Best of the Week 2021-2022: Holy Cross Values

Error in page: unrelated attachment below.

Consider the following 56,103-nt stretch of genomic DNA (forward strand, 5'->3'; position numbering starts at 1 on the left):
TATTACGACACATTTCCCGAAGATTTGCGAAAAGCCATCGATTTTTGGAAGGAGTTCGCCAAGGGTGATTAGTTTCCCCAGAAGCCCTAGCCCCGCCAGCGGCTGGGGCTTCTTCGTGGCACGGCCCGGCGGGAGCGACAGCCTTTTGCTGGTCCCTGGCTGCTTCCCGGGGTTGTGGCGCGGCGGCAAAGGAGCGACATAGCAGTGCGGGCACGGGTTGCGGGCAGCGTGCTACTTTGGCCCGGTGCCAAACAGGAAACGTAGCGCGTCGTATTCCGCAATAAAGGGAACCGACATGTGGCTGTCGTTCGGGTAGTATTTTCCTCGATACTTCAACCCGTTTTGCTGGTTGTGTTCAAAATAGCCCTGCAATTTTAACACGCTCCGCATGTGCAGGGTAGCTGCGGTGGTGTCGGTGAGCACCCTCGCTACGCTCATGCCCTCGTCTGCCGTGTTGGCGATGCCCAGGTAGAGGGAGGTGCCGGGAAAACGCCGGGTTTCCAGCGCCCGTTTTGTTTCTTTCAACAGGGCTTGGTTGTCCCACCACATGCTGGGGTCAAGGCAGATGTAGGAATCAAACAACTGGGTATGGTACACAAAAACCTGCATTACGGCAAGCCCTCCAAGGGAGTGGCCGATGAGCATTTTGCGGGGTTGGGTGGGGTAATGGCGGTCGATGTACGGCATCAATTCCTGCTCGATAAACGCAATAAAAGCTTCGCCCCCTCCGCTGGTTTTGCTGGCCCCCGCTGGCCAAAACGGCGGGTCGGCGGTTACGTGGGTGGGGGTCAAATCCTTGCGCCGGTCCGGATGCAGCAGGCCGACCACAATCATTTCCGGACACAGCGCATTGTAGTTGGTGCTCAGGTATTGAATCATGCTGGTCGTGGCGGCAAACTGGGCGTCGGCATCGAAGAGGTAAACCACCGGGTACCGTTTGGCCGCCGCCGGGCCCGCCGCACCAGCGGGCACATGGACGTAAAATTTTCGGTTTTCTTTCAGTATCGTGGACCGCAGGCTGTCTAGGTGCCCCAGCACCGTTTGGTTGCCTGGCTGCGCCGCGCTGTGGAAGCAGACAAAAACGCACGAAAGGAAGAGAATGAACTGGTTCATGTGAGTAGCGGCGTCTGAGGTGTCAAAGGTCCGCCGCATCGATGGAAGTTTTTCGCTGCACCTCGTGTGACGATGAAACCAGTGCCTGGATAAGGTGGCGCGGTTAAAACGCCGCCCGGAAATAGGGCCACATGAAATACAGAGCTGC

St. Ed's SALSA Club (Spanish and Latino Student Association) constructed a tiered altar called an ofrenda in honor of those who have passed away in our community to commemorate Dia de los Muertos, the Day of the Dead. This Mexican tradition to honor the dead and inviting them to their earthly home reminds us that they are always welcome and loved. Customarily, ofrendas, meaning offerings, include decorations representing the four elements (water, wind, earth and fire), papel picado, which are traditional, colorful paper banners, and are built in levels to represent heaven, earth, and the underworld. Candles and incense are also added to help guide the spirits of difuntos (the deceased) home for a visit with their loved ones. Pan de muerto, Day of the Dead bread, is baked in a circular shape and offered on the ofrenda to represent the cycle of life and death. St. Ed's ofrenda, decorated with skulls and skeletons, flags, marigolds, notes and personal items, is the focal point of the main hallway, welcoming our community to stop and say prayers for those who have gone before us. Additionally, a guest book has been placed in front of the altar for students, faculty and staff to add names of family and friends they've lost to be prayed for by the community. "It's important to note that Dia de los Muertos is not a sad holiday. The living view it as a chance to remember those who have passed, share stories and celebrate their life," says Spanish teacher Sherie Quinn. In preparation for All Saints Day and All Souls Day, St. Ed's ofrenda invites our community to remember those who have greatly impacted St. Ed's and to celebrate and honor cultural traditions together.